ON THIS PAGE: You will learn about how doctors describe a tumor's growth or spread. This is called the stage. Use the menu to see other pages.
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Staging is a way of describing where the tumor is located, if or where it has spread, and whether it is affecting other parts of the body.
Staging can be clinical or pathological. Doctors use diagnostic tests to find out the tumor’s stage, so clinical staging may not be complete until all of the tests are finished. If surgery is done on the primary tumor, the medical team will also do pathological staging. Knowing the stage helps the doctor recommend the best kind of treatment, and it can help predict a patient's prognosis, which is the chance of recovery. There are different stage descriptions for different types of tumors.
Pheochromocytoma or paraganglioma may be described using a general system or the TNM system (see below). In the general system, the tumor will be described as localized, regional, or metastatic:
Localized pheochromocytoma. The tumor is detected at an early stage in the adrenal medulla in 1 or both adrenal glands.
Localized paraganglioma. The tumor is detected at an early stage in 1 area of the body only.
Regional pheochromocytoma or paraganglioma. Cancer has spread from where the tumor began to nearby surrounding tissues and/or lymph nodes.
Metastatic pheochromocytoma or paraganglioma. Cancer has spread from where the tumor began to a distant part of the body.
One tool that doctors use to describe the stage is the TNM system. Doctors use the results from diagnostic tests and scans to answer these questions:
Tumor (T): How large is the primary tumor? Where is it located?
Node (N): Has the tumor spread to the lymph nodes? If so, where and how many?
Metastasis (M): Has the cancer spread to other parts of the body? If so, where and how much?
The results are combined to determine the stage of the tumor for each person.
There are 4 stages: stages I through IV (1 through 4). The stage provides a common way of describing the cancer, so doctors can work together to plan the best treatments.
Here are more details on each part of the TNM system for pheochromocytoma and paraganglioma:
Using the TNM system, the "T" plus a letter or number (0 to 4) is used to describe the size and location of the tumor. Tumor size is measured in centimeters (cm).
Stage may also be divided into smaller groups that help describe the tumor in even more detail. Specific tumor stage information is listed below.
TX: The primary tumor cannot be assessed.
T1: The tumor is less than 5 cm in size, and it has not grown beyond the adrenal gland.
T2: The tumor is 5 cm or more in size, and it has not grown beyond the adrenal gland. Or, it is a paraganglioma that causes symptoms.
T3: The tumor is any size and invades nearby tissues, such as the liver, pancreas, spleen, or kidneys.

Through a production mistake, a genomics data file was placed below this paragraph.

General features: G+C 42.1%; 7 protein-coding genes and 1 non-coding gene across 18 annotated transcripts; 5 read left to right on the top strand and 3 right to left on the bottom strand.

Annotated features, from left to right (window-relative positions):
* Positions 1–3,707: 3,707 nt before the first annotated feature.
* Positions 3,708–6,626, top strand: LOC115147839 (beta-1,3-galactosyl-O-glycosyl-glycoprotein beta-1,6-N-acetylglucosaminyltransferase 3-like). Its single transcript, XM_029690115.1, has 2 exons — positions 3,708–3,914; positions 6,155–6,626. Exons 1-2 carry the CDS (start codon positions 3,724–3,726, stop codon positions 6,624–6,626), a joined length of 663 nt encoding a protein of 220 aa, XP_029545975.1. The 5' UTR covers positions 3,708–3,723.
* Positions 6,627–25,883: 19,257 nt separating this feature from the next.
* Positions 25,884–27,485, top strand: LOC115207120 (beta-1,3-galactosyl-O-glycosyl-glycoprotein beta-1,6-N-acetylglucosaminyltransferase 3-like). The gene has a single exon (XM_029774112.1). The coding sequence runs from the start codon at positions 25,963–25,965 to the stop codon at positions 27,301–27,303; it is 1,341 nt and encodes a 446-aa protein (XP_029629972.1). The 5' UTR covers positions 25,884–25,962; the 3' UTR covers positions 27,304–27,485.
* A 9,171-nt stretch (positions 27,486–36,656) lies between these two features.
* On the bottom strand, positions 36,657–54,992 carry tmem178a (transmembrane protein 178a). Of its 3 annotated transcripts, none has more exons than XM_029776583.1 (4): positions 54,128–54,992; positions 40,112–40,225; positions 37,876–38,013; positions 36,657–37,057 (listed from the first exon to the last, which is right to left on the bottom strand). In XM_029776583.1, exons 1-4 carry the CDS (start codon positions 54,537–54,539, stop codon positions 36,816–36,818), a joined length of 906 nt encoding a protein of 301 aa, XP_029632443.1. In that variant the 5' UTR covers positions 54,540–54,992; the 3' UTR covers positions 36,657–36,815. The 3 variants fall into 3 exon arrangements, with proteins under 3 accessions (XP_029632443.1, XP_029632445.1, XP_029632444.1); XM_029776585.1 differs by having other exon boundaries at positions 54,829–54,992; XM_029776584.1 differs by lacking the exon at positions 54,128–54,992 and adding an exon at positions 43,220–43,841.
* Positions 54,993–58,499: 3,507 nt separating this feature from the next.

The “N” in the TNM staging system stands for lymph nodes. These small, bean-shaped organs help fight infection. Lymph nodes near where the cancer started are called regional lymph nodes. Lymph nodes in other parts of the body are called distant lymph nodes.
NX: The regional lymph nodes cannot be assessed.
N0 (N zero): The cancer has not spread to the regional lymph nodes.
N1: The cancer has spread to the regional lymph nodes.
The “M” in the TNM system describes whether the cancer has spread to other parts of the body, called metastasis.
M0 (M zero): There is no metastasis.
M1a: There is metastasis only to the bone.
M1b: There is metastasis only to distant lymph nodes, the liver, or a lung.
M1c: There is metastasis to bone and other sites.
Doctors combine the T, N, and M information to say what stage the tumor is.
Stage I: The tumor is smaller than 5 cm. It is located only in the adrenal gland. No other organs are involved (T1, N0, M0)
Stage II: The tumor is 5 cm or more in size, and it has not grown beyond the adrenal gland. Or, it is a paraganglioma that causes symptoms. No other organs are involved. (T2, N0, M0)
Stage III: Any of the following applies:
The tumor is smaller than 5 cm. It is located only in the adrenal gland. The cancer involves the regional lymph nodes. (T1, N1, M0)
The tumor is 5 cm or larger but does not grow beyond the adrenal gland. Or, it is a paraganglioma that causes symptoms. The cancer involves the regional lymph nodes. (T2, N1, M0)
The tumor is any size and invades nearby tissues, such as the liver, pancreas, spleen, or kidneys. (T3, any N, M0)
Stage IV: There is metastasis. (Any T, any N, M1)
Recurrent pheochromocytoma or paraganglioma is a tumor that has come back after treatment. If the tumor does return, there will be another round of tests to learn about the extent of the recurrence. These tests and scans are often similar to those done at the time of the original diagnosis.
Used with permission of the American College of Surgeons, Chicago, Illinois. The original and primary source for this information is the AJCC Cancer Staging Manual, Eighth Edition (2017), published by Springer International Publishing.
Information about the tumor’s stage will help the doctor recommend a specific treatment plan. The next section in this guide is Types of Treatment. Use the menu to choose a different section to read in this guide.